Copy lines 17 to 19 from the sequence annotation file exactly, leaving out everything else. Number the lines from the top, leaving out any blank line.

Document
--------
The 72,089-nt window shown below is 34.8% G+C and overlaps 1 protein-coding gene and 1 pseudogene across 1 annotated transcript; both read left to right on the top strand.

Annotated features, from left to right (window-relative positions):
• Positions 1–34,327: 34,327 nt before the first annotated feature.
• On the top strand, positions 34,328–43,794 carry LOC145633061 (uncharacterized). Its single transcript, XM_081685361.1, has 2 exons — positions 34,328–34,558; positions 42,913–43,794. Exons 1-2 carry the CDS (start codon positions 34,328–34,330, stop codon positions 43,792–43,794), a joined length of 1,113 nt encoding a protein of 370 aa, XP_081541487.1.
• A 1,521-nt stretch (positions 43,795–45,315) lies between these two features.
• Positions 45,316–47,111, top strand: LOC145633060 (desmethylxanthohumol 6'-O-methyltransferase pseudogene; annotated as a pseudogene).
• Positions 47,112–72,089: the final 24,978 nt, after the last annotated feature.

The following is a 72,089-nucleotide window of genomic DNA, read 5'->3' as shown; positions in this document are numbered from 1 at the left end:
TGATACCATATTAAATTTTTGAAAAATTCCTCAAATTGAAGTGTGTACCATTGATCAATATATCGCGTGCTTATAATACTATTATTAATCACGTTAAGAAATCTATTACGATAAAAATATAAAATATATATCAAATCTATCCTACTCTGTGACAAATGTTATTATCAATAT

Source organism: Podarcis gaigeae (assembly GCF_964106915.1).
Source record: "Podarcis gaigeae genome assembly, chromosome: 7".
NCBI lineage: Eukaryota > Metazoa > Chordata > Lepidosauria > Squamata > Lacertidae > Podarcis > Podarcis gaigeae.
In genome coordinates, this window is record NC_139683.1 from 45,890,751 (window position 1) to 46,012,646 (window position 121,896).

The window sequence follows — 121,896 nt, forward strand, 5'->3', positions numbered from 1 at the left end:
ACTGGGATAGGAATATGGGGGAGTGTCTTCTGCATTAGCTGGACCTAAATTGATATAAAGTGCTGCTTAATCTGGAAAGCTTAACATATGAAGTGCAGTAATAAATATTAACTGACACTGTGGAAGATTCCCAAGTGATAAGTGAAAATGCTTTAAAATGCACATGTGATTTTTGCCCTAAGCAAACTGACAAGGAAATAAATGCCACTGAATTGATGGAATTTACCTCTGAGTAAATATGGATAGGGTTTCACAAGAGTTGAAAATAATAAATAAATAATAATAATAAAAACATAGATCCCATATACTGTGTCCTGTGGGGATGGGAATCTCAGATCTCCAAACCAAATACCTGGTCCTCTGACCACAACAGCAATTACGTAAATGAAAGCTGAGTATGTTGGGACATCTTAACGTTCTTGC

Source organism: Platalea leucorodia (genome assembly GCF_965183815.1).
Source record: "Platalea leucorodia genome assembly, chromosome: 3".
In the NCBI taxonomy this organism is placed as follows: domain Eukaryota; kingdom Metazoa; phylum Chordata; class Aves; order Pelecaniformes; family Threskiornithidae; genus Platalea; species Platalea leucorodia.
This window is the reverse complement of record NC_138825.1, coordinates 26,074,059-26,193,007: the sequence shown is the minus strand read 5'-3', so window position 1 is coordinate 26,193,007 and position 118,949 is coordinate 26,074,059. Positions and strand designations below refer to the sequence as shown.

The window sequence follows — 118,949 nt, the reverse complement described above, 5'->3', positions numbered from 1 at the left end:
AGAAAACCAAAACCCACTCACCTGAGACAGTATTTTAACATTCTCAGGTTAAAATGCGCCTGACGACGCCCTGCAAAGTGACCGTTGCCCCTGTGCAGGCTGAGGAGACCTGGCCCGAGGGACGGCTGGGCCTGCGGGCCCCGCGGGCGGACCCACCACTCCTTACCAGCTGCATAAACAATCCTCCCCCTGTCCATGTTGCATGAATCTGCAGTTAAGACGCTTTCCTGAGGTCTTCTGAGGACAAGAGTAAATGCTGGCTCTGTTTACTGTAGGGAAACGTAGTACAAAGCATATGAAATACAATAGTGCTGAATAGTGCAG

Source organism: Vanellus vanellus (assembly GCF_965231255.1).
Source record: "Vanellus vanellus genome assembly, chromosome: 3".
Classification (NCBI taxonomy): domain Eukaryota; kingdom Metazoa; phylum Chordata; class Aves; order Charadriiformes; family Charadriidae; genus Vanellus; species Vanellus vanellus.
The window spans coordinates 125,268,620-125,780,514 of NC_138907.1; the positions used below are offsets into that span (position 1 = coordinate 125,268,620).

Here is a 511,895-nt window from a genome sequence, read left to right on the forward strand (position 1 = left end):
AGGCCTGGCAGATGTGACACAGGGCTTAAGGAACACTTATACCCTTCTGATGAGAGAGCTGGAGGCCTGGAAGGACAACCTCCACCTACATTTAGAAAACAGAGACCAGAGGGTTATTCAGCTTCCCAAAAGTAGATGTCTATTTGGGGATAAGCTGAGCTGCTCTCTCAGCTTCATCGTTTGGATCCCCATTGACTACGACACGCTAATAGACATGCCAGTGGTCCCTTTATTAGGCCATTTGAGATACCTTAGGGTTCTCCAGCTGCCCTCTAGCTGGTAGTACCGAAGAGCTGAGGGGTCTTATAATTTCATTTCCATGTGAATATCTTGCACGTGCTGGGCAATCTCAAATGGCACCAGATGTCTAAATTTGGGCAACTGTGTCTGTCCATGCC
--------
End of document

Source record: "Platalea leucorodia genome assembly, chromosome: 3".
In the NCBI taxonomy this organism is placed as follows: domain Eukaryota; kingdom Metazoa; phylum Chordata; class Aves; order Pelecaniformes; family Threskiornithidae; genus Platalea; species Platalea leucorodia.
This window is the reverse complement of record NC_138825.1, coordinates 26,074,059-26,193,007: the sequence shown is the minus strand read 5'-3', so window position 1 is coordinate 26,193,007 and position 118,949 is coordinate 26,074,059. Positions and strand designations below refer to the sequence as shown.